Jul 14, 2020

If you like 2020 you'd love 1968

Today we consider a dramatic starburst broadstruck off center Jefferson Nickel.  One day in 1968 at the United States San Francisco Mint, probably a Monday, a coin press collar either broke or was out of position while a 50 ton hammer die was rapidly striking planchets.  The collar’s job is to dimensionally control the ‘third side’ of the coin by preventing radial expansion beyond the upper specification limit (defined by the US Mint for the 5-cent piece as 21.21 mm nominal diameter with tolerance currently unpublished.)  Planchet material reacts to a strike by following the path of least resistance, ideally flowing to the 3D shape set by a properly positioned hammer die, anvil die and collar.  In this particular case, the broken/mispositioned collar allowed the planchet to sit off center in the striking chamber, then bam, the hammer die struck and planchet material flowed to an oversize irregular diameter of 24.50 mm, starving some raised design features and distorting others.  Most of the legend lettering is stretched out but fortunately the date and mint mark remain sharp and readable, answering two important questions for future observers -- when and where did that happen?

Jan 15, 2018

No they're not real and they're not spectacular

Counterfeit money damages the economy via inflation by artificially increasing the money supply.  That's not a good thing but counterfeiters aren't real concerned with monetary policy.  For them it's all about the Benjamins.  From the forger’s point of view you'd think that paper currency would be the way to go due to its high face value relative to coins and the low barrier to entry in terms of raw materials, equipment and skill requirements.  Nevertheless there are those who choose to imitate collectible coins, so it is the wise numismatist who keeps his or her eye on counterfeiting trends.  For error collectors, it's unsafe to think that error coins are immune to the copy risk that is widely recognized with gold and key dates.  Thanks to the global ecommerce and manufacturing technology revolutions it's now easier and more profitable than ever for counterfeiters to move cheap fakes including error coins.

Counterfeiters thrive in regions of the world that have low labor costs and laws that allow manufacturers to produce and sell replica coins without marks indicating their non-genuine nature.  This laissez faire policy is in stark contrast to the United States Hobby Protection Act of 1973 that requires such items to be marked to positively identify them as imitations, but clearly the written law alone does not ensure compliance.  It is strongly recommended that coin collectors research and learn the breadth and scope of fake coins that are openly sold online.  Articles written to protect consumers can unwittingly serve as tutorials for idea starved criminals, so please understand when we ask you to use a search engine rather than supplying links.  Search keywords ‘replica coin’ and/or ‘copy coin’ for an eye opening look at the dark side of internet commerce.  Examples of fake error coins that are widely distributed today are shown below.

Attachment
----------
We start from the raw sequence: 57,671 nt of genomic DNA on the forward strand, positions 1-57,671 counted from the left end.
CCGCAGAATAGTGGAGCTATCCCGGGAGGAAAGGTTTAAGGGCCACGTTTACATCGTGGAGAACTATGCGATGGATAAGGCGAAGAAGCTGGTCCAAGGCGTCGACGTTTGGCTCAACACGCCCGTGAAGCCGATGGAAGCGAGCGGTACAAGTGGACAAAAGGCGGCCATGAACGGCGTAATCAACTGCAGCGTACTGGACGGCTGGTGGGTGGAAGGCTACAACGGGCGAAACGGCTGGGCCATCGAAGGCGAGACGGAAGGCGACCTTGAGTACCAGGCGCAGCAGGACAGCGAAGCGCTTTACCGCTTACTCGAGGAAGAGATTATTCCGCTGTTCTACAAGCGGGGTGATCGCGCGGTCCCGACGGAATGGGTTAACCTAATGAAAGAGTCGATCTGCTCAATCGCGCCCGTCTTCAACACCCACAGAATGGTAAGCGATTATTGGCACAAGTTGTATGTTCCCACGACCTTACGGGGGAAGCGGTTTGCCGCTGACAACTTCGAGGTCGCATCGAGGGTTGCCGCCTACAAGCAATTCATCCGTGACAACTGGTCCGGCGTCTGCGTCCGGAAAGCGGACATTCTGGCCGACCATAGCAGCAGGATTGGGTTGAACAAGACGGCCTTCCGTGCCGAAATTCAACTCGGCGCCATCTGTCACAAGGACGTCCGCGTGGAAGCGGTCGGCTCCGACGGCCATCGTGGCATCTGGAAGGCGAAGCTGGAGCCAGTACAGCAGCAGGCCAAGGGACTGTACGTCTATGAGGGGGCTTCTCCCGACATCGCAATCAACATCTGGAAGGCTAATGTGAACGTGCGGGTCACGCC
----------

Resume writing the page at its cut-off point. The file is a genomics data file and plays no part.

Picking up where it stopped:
Fake 1951-D Lincoln cents die struck off center 

Fake 1884-O Morgan dollar die struck off center

Feb 13, 2017

Error Showcase: Jefferson Nickel two-headed off center brockage mint strike error

There's an old saying that when things go wrong they go wrong in bunches.  Exhibit (a) is the multiple error coin pictured below.  Both sides were struck off center because the planchet was not coaxially aligned with the striking dies.  The obverse (heads) side was struck by the proper obverse die but the reverse die was capped by a previously struck coin, so an incuse mirror image obverse design was struck on the reverse (tails) side of this coin.  Good luck finding that in the manufacturing work instructions!  In laymen's terms this is a two-headed coin while in numismatic terms it's a brockage strike.

Coin dies have service lives measured in hundreds of thousands of strikes because dies are hardened steel and planchet alloys are softer.  A Jefferson Nickel die cap is too soft to strike planchets of the same material (copper nickel alloy) because both deform at the same rate, producing a short run of brockage coins that rapidly degrade from early stage mirror images to late stage 'uniface' blobs bearing no resemblance to the original design.  The small distinct initials "FS" (designer Felix Schlag) and other features visible in the photos below indicate that this is an early stage brockage.  If you want a detailed brockage, go early or go home!  See this eBay item 162395383455.